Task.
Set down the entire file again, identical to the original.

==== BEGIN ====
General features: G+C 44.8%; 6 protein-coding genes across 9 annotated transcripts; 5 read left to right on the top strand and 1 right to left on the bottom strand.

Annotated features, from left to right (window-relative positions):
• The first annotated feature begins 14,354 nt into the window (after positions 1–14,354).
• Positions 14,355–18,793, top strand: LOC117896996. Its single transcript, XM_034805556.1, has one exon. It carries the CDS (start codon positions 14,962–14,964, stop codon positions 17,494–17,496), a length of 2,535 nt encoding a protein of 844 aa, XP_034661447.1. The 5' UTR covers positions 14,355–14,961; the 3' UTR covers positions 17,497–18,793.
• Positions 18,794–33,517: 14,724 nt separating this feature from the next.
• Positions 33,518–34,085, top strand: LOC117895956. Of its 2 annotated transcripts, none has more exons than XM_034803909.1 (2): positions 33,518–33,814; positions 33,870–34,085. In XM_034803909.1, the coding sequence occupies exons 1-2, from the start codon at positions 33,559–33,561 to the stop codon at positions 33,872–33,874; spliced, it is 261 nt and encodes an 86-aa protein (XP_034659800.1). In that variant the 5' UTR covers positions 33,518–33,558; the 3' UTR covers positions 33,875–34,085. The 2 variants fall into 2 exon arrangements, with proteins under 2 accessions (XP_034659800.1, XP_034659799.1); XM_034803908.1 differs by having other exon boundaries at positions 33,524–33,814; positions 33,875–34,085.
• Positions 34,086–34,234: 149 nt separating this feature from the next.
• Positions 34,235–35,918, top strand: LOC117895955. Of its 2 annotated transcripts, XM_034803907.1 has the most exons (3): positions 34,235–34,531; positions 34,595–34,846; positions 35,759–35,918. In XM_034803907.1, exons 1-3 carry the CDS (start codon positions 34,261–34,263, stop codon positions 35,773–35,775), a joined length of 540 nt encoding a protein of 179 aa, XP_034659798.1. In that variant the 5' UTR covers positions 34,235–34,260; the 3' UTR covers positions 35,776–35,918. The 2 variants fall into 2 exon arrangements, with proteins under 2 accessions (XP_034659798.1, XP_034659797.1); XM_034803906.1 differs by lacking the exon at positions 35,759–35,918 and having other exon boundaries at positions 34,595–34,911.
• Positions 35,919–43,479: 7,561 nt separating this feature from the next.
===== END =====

General features: G+C 44.8%; 6 protein-coding genes across 9 annotated transcripts; 5 read left to right on the top strand and 1 right to left on the bottom strand.

Annotated features, from left to right (window-relative positions):
• The first annotated feature begins 14,354 nt into the window (after positions 1–14,354).
• Positions 14,355–18,793, top strand: LOC117896996. Its single transcript, XM_034805556.1, has one exon. It carries the CDS (start codon positions 14,962–14,964, stop codon positions 17,494–17,496), a length of 2,535 nt encoding a protein of 844 aa, XP_034661447.1. The 5' UTR covers positions 14,355–14,961; the 3' UTR covers positions 17,497–18,793.
• Positions 18,794–33,517: 14,724 nt separating this feature from the next.
• Positions 33,518–34,085, top strand: LOC117895956. Of its 2 annotated transcripts, none has more exons than XM_034803909.1 (2): positions 33,518–33,814; positions 33,870–34,085. In XM_034803909.1, the coding sequence occupies exons 1-2, from the start codon at positions 33,559–33,561 to the stop codon at positions 33,872–33,874; spliced, it is 261 nt and encodes an 86-aa protein (XP_034659800.1). In that variant the 5' UTR covers positions 33,518–33,558; the 3' UTR covers positions 33,875–34,085. The 2 variants fall into 2 exon arrangements, with proteins under 2 accessions (XP_034659800.1, XP_034659799.1); XM_034803908.1 differs by having other exon boundaries at positions 33,524–33,814; positions 33,875–34,085.
• Positions 34,086–34,234: 149 nt separating this feature from the next.
• Positions 34,235–35,918, top strand: LOC117895955. Of its 2 annotated transcripts, XM_034803907.1 has the most exons (3): positions 34,235–34,531; positions 34,595–34,846; positions 35,759–35,918. In XM_034803907.1, exons 1-3 carry the CDS (start codon positions 34,261–34,263, stop codon positions 35,773–35,775), a joined length of 540 nt encoding a protein of 179 aa, XP_034659798.1. In that variant the 5' UTR covers positions 34,235–34,260; the 3' UTR covers positions 35,776–35,918. The 2 variants fall into 2 exon arrangements, with proteins under 2 accessions (XP_034659798.1, XP_034659797.1); XM_034803906.1 differs by lacking the exon at positions 35,759–35,918 and having other exon boundaries at positions 34,595–34,911.
• Positions 35,919–43,479: 7,561 nt separating this feature from the next.